Bill Gross of PIMCO is among market analysts who think the Federal Reserve may be overly optimistic about the economy. In a video interview, he discusses why he thinks interest rates will go down. The global capital markets experienced an overall decline in June, which Jeffrey Gundlach interprets as a sign of deflation. Advisor Perspectives offers an in-depth analysis of this shift in the markets. One bright spot in the current economy is the U.S. auto industry, which will record its strongest month in more than five years. We close this week with a look at the increase in new orders.

Bill Gross Believes Interest Rates Will Go Down- Bill Gross comments on Federal Reserve policy and growth projections, which he believes are overstated.  He believes the yield on the 10 year treasury note will decline to 2.2% over the next few weeks.

Gundlach’s One-Word Explanation For June’s Decline– According to Doubleline’s Jeffrey Gundlach, a single word explains the declines global capital markets experienced in June: deflation. Prices declined throughout the economy, including in equity and bond markets, consumer prices, commodities and wages.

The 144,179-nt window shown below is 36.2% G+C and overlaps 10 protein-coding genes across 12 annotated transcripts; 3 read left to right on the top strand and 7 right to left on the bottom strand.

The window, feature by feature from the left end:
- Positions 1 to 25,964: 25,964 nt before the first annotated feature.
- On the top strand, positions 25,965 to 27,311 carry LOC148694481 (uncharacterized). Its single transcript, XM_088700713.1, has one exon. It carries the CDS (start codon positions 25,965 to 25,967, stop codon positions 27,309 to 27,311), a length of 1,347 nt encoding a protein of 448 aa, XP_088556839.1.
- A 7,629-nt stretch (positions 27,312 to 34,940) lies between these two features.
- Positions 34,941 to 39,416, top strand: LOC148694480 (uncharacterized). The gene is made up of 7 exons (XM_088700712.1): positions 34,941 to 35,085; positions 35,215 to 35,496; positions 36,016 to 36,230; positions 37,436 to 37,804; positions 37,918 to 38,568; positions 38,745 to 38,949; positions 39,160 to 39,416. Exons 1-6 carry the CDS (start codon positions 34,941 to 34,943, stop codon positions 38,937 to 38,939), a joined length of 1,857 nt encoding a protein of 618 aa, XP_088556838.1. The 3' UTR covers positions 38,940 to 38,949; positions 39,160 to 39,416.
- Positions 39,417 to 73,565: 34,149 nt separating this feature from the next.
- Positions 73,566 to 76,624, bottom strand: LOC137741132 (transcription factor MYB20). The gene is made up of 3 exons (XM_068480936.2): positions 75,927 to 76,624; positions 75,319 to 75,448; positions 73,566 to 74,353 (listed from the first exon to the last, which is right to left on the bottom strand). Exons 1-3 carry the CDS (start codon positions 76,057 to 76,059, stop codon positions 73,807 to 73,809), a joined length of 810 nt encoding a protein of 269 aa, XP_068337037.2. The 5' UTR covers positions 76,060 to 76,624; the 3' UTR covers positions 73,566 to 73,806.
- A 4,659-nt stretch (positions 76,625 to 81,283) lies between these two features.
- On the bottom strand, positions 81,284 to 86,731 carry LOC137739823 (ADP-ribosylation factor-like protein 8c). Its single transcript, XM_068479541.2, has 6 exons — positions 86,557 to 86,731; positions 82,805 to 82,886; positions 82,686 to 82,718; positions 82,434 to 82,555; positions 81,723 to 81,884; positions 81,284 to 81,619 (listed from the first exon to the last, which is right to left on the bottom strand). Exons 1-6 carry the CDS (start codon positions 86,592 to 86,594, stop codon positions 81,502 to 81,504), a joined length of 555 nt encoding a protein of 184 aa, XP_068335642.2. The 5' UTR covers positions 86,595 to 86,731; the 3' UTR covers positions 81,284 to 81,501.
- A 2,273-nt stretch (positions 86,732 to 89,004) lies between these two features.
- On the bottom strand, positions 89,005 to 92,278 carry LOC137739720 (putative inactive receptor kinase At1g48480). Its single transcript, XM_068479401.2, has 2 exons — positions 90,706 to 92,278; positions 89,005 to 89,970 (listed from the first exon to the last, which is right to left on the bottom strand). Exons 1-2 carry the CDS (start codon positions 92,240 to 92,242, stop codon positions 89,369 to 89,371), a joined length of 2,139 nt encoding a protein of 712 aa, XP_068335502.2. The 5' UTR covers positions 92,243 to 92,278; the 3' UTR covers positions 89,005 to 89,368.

Auto, Factory Data Hint At Some Momentum In Economy– U.S. new motor vehicle sales in June were poised to record their strongest month in more than 5-1/2 years. Factories posted a second straight month of gains in new orders in May, indicating some pick-up in economic activity.

We hope you enjoy reading these articles along with us and that you find them informative.  Please forward this to your friends and family.

John R. Day, Bill Ennis and Stephanie Davidson


Disclosure – The articles mentioned in Mid Week with Day & Ennis are for information and educational purposes only. They represent a sample of the numerous articles that the firm reads each week to stay current on financial and economic topics. The articles are linked to websites separate from the Day & Ennis website. The opinions expressed in these articles are the opinions of the author and not Day & Ennis. This is not an offer to buy or sell any security. Day & Ennis is under no obligation to update any of the information in these articles. We cannot attest to the accuracy of the data in the articles.